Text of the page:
I'm becoming an expert in poop. Elephant poop. "That one looks fresh!" I say, pointing excitedly to a steaming dollop directly in the path of our 4x4. "Mmm … it is," mumbles Nick, our South African safari guide whose voice rumbles low like a lion's. "It's less than an hour old," he concludes, scratching his chin stubble. And a little further down the track: "Ah, this was a female: see how the pee is beside the dung? If it was a male the pee spot would be at the back here," he explains.
The turd trail veers left and as we trundle right I sit back in my chair convinced we've lost the track, especially among the human-height grasses that have sprung up after the rains. But then we round a corner and, protruding from behind a large bush, there is the glint of ivory. A massive bull elephant steps on to the path just metres in front of us – ears flapping like giant grey towels. Caught by surprise, he stamps his foot and starts charging towards us. Jamie, our scout sitting out front, sits bolt upright in his chair and we hurriedly reverse backwards. Suddenly, the bull skids to a halt, gives one last defensive huff and strolls into the bush, the first dark oozes of temporin dribbling down his temples tells us he's in musth – a testosterone driven violent cycle in bull elephants.
We were on safari in Niassa Reserve, a Switzerland-sized parcel of pristine bush in northernmost Mozambique. Conservationists have called it one of Africa's "last wild places", and seated among this untamed tract of forest is Lugenda Wilderness Camp – a luxury safari lodge with conscience.
It's accessible only by plane, and our six-seater had flown low past rounded mountain hulks known as inselbergs; its white wings coasting the air currents like an egret. Just ahead, I could make out the runway – a scratch of red dirt among endless florets of green trees. "I'm going to take a pass over the runway before we land – there might be elephants and impala milling around," our young Portuguese pilot, Jorge, had warned.
The elephants can mill around all they want here: Lugenda's sector of the reserve is currently the only one designated for photography. The other eight continue to operate as hunting camps because the government still relies heavily on the money to rebuild after the civil war that raged from 1977 to 1992. It's tragic to learn that despite ongoing high-profile conservation schemes, there are still plenty of customers who get kicks out of hunting and shooting their own trophy elephant and are happy to pay the US$100,000 price tag.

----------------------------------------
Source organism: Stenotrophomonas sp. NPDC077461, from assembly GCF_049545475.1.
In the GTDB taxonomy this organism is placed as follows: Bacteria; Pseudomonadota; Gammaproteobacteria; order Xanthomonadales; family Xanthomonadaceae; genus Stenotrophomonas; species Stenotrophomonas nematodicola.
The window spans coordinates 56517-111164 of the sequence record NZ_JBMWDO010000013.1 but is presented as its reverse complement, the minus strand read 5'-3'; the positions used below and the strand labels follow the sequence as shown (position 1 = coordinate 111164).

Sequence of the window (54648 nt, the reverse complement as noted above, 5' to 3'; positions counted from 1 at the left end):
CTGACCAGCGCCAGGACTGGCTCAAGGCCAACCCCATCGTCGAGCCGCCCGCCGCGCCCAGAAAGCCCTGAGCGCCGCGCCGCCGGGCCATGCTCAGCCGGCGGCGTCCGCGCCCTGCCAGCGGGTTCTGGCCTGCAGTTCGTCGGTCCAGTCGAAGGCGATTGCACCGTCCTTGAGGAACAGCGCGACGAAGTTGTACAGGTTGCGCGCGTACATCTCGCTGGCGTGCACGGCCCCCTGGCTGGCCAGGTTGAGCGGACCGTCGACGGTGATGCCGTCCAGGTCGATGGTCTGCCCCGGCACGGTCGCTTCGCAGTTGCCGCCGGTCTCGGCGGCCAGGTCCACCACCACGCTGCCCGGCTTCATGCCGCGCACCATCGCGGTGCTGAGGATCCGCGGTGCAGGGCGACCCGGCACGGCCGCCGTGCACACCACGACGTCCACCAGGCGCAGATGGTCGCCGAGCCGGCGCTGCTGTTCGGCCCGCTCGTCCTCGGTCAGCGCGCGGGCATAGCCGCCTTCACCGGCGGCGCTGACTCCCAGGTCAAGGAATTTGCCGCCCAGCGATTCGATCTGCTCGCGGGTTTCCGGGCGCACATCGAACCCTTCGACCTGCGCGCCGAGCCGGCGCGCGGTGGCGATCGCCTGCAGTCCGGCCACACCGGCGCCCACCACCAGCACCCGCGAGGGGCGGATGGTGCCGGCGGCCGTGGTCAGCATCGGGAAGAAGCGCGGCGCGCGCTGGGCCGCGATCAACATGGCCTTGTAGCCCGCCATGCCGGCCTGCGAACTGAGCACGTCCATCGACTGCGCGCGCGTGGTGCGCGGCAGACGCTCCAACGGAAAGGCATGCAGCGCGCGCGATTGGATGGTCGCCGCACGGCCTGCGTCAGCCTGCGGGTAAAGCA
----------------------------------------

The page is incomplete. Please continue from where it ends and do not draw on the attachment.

Furthermore, poaching remains a big problem. Spurred on by the Asian demand for tusks, poachers are entering isolated Niassa to risk their lives for a big payday – ivory sells for about US$80 per kilo, rising to US$2,000 at the end of the retail chain. Conservationists estimate two elephants a day are being killed on the reserve.
Lugenda isn't taking the problem lying down. If you're looking to get away from it all, its eight luxury tents strung along the sandy Lugenda River are entirely idyllic, yes and the food is scrumptious too, but Lugenda – and its paying guests – serves a more important purpose. The set-up indirectly helps to pay for anti-poaching scouts. The lodge and surrounding lands are owned by Saudi Arabian billionaire Sheikh Adel Aujan, who matches the half-million dollars raised annually by the Wilderness Foundation to keep Lugenda a non-hunting sector and pay for the training and salaries of anti-poaching rangers.
I was still baffled, though, by the persistent mistruths about the powers of powdered ivory and rhino horn despite valiant conservation efforts. "We had a Chinese journalist visit us a few months ago," Nick relates. "And I asked her: 'Why do people still want it, when it causes the death of a beautiful animal?' She told me that the people in China believe elephant tusks are shed; that they're just picked up in the field!"